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Additive influences of soil and climate gradients drive tree community composition of Central African rainforests

Abstract : Aim: Examining tree species-environment association can offer insight into the drivers of vegetation patterns and key information of practical relevance to forest management. Here, we aim to quantify the contribution of climate and soil gradients to variation in Central African tree species composition (abundance and occurrence). Location: Tropical rainforests of southern and eastern Cameroon. Methods: We established 82 1-ha permanent plots across seven localities and censused all trees ≥ 10 cm in diameter, representing a total of 37,733 trees and 455 species. In 60 of those plots, we measured ten soil variables describing texture and nutrients levels and extracted ten bioclimatic variables from global-gridded climate databases. We synthesized the main environmental gradients by conducting principal component analyses on climate and soil data respectively. We performed unconstrained and constrained non-symmetric correspondence analyses to account for the individual and joint contributions of climate and soil on species abundance and occurrence. Results: Climate and soil contributed similarly to variances of species abundance and occurrence (12–15 % variance for climate vs. 11–12 % variance for soil). Climate influence mostly concerns some abundant species, while some of the less abundant species were mainly driven by soil. Fractions of species variances accounted for by climate and soil show strong correlation when assessed from species occurrence and abundance data. Conclusion: Variation in occurrence and abundance of tropical forest trees can be partly shaped by both climate and soil gradients in Cameroon, which emphasizes the importance to jointly consider soil and climate in species distribution modeling. Less abundant species may express environmental influence differently than abundant species and convey complementary information about community assemblage. Though showing congruent patterns here, species abundance and occurrence reflect different interacting community processes and both should be examined to better understand vegetation patterns.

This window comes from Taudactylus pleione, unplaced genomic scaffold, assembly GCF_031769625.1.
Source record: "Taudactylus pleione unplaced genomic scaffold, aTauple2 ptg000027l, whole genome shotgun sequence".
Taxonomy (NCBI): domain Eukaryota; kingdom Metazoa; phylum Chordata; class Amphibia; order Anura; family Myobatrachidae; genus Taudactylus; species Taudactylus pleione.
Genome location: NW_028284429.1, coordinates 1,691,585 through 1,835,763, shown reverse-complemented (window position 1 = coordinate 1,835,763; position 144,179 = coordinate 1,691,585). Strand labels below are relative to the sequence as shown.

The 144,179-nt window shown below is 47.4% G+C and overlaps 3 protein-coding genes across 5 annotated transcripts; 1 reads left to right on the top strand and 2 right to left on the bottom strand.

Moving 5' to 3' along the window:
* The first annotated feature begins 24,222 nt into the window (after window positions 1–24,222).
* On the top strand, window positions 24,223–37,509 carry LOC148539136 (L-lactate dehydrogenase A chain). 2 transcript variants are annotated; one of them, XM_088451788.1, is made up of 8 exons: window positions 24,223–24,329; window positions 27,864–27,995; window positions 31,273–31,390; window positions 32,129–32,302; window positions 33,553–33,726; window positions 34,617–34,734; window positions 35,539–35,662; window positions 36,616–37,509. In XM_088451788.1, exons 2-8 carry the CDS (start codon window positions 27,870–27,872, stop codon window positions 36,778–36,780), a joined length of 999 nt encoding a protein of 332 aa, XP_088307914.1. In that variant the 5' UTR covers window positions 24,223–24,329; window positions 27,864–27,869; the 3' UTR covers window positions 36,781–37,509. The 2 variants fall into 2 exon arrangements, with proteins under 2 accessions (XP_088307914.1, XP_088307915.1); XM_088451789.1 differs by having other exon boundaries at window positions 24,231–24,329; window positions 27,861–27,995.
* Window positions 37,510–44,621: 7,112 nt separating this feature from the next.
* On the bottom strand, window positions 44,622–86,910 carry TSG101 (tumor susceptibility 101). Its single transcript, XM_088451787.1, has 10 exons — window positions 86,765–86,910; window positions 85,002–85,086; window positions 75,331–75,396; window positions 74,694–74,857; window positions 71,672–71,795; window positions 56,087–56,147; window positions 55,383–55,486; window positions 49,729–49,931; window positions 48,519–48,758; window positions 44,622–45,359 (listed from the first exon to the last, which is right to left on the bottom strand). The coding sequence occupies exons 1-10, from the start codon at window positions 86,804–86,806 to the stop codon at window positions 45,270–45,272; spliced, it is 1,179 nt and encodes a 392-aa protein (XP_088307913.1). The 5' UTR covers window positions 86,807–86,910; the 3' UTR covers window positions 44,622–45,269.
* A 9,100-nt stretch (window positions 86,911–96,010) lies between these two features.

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Contributor : Yannick Brohard Connect in order to contact the contributor
Submitted on : Tuesday, June 30, 2020 - 2:28:24 PM
Last modification on : Tuesday, January 4, 2022 - 6:03:16 AM

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Moses Libalah Bakonck, Vincent Droissart, Bonaventure Sonké, Nicolas Barbier, Gilles Dauby, et al.. Additive influences of soil and climate gradients drive tree community composition of Central African rainforests. Journal of Vegetation Science, Wiley, 2020, 31 (6), pp.1154-1167. ⟨10.1111/jvs.12918⟩. ⟨hal-02885165⟩



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